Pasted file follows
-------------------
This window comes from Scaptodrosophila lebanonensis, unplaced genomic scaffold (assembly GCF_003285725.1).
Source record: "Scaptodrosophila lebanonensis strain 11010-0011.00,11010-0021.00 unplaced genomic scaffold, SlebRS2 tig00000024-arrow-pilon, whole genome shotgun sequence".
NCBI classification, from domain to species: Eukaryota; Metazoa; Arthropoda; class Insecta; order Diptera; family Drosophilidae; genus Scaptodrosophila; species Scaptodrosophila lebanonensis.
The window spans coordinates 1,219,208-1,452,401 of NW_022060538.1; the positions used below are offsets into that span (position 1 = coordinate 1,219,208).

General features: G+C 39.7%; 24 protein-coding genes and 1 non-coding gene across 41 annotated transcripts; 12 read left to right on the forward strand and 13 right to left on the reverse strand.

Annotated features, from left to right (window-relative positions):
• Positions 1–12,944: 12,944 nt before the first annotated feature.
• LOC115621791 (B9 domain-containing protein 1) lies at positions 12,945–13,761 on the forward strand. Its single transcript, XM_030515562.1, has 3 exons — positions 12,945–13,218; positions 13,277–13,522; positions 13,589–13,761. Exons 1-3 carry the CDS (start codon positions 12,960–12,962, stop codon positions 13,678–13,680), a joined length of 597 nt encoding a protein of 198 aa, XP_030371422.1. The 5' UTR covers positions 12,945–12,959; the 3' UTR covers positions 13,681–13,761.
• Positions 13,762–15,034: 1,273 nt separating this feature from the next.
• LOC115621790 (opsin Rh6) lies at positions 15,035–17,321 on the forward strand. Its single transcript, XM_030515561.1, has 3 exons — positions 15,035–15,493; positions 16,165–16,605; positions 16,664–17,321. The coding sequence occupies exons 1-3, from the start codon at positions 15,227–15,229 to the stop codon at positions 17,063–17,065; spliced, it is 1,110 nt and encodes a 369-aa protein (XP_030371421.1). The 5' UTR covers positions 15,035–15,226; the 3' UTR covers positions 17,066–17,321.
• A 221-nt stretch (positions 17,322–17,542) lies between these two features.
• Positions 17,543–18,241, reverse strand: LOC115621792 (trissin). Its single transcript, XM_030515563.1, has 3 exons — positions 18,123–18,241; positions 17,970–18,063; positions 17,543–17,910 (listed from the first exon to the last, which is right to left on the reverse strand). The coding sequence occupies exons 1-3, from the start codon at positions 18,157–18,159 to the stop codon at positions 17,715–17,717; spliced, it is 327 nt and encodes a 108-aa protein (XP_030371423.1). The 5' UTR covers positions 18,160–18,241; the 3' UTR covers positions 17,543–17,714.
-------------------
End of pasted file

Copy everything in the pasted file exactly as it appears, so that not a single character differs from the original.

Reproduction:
This window comes from Scaptodrosophila lebanonensis, unplaced genomic scaffold (assembly GCF_003285725.1).
Source record: "Scaptodrosophila lebanonensis strain 11010-0011.00,11010-0021.00 unplaced genomic scaffold, SlebRS2 tig00000024-arrow-pilon, whole genome shotgun sequence".
NCBI classification, from domain to species: Eukaryota; Metazoa; Arthropoda; class Insecta; order Diptera; family Drosophilidae; genus Scaptodrosophila; species Scaptodrosophila lebanonensis.
The window spans coordinates 1,219,208-1,452,401 of NW_022060538.1; the positions used below are offsets into that span (position 1 = coordinate 1,219,208).

General features: G+C 39.7%; 24 protein-coding genes and 1 non-coding gene across 41 annotated transcripts; 12 read left to right on the forward strand and 13 right to left on the reverse strand.

Annotated features, from left to right (window-relative positions):
• Positions 1–12,944: 12,944 nt before the first annotated feature.
• LOC115621791 (B9 domain-containing protein 1) lies at positions 12,945–13,761 on the forward strand. Its single transcript, XM_030515562.1, has 3 exons — positions 12,945–13,218; positions 13,277–13,522; positions 13,589–13,761. Exons 1-3 carry the CDS (start codon positions 12,960–12,962, stop codon positions 13,678–13,680), a joined length of 597 nt encoding a protein of 198 aa, XP_030371422.1. The 5' UTR covers positions 12,945–12,959; the 3' UTR covers positions 13,681–13,761.
• Positions 13,762–15,034: 1,273 nt separating this feature from the next.
• LOC115621790 (opsin Rh6) lies at positions 15,035–17,321 on the forward strand. Its single transcript, XM_030515561.1, has 3 exons — positions 15,035–15,493; positions 16,165–16,605; positions 16,664–17,321. The coding sequence occupies exons 1-3, from the start codon at positions 15,227–15,229 to the stop codon at positions 17,063–17,065; spliced, it is 1,110 nt and encodes a 369-aa protein (XP_030371421.1). The 5' UTR covers positions 15,035–15,226; the 3' UTR covers positions 17,066–17,321.
• A 221-nt stretch (positions 17,322–17,542) lies between these two features.
• Positions 17,543–18,241, reverse strand: LOC115621792 (trissin). Its single transcript, XM_030515563.1, has 3 exons — positions 18,123–18,241; positions 17,970–18,063; positions 17,543–17,910 (listed from the first exon to the last, which is right to left on the reverse strand). The coding sequence occupies exons 1-3, from the start codon at positions 18,157–18,159 to the stop codon at positions 17,715–17,717; spliced, it is 327 nt and encodes a 108-aa protein (XP_030371423.1). The 5' UTR covers positions 18,160–18,241; the 3' UTR covers positions 17,543–17,714.